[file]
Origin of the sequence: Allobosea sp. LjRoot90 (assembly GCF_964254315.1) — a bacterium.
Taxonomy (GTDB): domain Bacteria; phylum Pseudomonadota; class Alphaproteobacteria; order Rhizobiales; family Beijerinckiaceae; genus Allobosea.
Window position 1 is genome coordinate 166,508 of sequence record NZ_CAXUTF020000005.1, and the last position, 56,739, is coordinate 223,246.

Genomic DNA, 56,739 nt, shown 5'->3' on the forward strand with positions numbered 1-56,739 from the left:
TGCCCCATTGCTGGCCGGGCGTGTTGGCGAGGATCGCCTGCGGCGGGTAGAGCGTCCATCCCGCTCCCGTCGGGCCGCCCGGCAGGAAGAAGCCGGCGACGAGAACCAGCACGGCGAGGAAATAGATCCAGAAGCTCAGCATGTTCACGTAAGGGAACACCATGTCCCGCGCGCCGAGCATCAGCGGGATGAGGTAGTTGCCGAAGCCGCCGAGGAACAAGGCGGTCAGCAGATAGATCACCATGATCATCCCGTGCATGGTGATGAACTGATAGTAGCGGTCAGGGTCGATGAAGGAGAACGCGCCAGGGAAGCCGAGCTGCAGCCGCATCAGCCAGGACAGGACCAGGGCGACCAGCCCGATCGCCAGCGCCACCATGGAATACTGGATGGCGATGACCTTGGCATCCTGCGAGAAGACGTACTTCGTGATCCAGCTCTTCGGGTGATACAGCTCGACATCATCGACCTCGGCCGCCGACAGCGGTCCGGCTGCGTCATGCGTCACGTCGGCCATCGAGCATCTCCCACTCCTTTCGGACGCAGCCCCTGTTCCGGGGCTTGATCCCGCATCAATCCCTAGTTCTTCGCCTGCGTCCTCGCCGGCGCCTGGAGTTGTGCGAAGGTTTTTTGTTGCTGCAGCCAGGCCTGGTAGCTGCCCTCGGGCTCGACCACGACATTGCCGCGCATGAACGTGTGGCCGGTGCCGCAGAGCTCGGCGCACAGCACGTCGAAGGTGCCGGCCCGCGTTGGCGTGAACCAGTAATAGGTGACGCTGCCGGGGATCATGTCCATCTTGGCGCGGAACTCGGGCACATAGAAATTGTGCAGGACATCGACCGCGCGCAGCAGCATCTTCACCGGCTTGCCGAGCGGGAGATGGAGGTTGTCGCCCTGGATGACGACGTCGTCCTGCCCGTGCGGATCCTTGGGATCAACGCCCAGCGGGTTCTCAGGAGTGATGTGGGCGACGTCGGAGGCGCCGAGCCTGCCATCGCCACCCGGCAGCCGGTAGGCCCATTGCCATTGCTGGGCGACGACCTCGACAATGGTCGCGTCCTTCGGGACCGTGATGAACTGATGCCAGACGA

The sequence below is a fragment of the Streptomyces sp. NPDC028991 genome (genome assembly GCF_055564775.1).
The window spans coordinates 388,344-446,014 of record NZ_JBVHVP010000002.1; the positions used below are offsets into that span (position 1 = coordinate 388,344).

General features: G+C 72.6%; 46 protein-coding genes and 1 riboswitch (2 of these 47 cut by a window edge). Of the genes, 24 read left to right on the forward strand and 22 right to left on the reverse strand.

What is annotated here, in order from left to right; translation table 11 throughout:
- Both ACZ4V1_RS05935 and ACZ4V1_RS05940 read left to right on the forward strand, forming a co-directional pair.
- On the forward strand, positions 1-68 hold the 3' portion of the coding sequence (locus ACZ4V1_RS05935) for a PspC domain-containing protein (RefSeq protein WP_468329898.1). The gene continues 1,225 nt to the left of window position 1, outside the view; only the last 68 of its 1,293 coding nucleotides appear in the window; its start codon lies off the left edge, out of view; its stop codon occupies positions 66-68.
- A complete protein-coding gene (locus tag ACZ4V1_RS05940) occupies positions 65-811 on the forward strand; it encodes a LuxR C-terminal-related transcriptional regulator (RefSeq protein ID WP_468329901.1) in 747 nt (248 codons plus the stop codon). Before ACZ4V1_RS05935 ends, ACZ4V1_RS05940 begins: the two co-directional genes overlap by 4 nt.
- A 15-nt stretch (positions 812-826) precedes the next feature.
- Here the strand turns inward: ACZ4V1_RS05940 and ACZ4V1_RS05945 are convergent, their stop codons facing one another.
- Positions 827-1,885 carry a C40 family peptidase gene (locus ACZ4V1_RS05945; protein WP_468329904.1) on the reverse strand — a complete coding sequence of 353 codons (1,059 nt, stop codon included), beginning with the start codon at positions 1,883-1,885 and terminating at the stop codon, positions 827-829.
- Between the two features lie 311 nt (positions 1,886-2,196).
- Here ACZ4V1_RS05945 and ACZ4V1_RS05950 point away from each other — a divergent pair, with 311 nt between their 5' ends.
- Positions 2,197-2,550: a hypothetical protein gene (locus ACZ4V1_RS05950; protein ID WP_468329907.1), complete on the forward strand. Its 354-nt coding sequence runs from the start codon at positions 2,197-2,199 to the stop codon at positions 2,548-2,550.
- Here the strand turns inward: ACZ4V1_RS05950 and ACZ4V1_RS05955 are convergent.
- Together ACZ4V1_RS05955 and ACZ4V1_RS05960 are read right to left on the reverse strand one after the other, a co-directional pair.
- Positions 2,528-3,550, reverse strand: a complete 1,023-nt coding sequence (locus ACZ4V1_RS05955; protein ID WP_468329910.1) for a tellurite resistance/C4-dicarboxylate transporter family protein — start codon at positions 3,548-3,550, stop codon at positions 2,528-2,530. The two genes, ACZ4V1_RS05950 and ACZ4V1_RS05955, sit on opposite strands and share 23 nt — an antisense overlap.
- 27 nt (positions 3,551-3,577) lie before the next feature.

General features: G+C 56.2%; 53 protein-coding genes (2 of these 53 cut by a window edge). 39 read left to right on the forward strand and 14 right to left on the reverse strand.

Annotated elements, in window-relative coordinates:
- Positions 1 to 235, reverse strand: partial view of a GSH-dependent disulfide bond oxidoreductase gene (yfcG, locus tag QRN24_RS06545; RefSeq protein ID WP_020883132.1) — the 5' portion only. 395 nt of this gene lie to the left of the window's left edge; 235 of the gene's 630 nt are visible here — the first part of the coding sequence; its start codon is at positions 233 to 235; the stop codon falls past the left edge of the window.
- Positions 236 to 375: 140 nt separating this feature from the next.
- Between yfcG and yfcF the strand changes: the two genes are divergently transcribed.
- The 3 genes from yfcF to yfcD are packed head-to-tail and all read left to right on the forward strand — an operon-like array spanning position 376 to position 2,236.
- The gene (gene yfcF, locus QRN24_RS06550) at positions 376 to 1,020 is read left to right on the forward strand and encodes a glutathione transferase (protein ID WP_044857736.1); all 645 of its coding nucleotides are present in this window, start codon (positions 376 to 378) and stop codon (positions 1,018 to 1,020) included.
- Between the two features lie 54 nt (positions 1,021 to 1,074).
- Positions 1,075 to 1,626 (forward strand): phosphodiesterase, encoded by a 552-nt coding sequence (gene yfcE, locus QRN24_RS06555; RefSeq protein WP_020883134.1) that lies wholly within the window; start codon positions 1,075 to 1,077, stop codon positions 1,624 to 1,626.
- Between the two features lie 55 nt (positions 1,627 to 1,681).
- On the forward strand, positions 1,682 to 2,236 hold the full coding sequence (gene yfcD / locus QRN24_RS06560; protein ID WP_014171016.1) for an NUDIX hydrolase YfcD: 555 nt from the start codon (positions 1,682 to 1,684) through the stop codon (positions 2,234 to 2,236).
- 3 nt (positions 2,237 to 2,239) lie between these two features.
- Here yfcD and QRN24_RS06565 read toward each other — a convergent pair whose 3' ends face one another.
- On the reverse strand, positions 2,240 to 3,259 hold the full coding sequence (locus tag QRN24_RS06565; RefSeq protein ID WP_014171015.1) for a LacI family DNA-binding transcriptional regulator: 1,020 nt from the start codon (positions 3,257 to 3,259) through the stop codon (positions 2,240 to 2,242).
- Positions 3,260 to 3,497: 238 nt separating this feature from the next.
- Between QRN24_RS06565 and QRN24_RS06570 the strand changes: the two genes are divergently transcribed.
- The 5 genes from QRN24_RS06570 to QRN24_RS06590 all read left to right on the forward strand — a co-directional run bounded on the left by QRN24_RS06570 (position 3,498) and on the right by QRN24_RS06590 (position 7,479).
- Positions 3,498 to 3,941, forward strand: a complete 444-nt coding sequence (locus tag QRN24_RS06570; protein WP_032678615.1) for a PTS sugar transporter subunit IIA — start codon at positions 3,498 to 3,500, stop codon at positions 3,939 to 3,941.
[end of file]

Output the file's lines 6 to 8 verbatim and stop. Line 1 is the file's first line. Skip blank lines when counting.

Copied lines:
The sequence below is a fragment of the Streptomyces sp. NPDC028991 genome (genome assembly GCF_055564775.1).
The window spans coordinates 388,344-446,014 of record NZ_JBVHVP010000002.1; the positions used below are offsets into that span (position 1 = coordinate 388,344).

General features: G+C 72.6%; 46 protein-coding genes and 1 riboswitch (2 of these 47 cut by a window edge). Of the genes, 24 read left to right on the forward strand and 22 right to left on the reverse strand.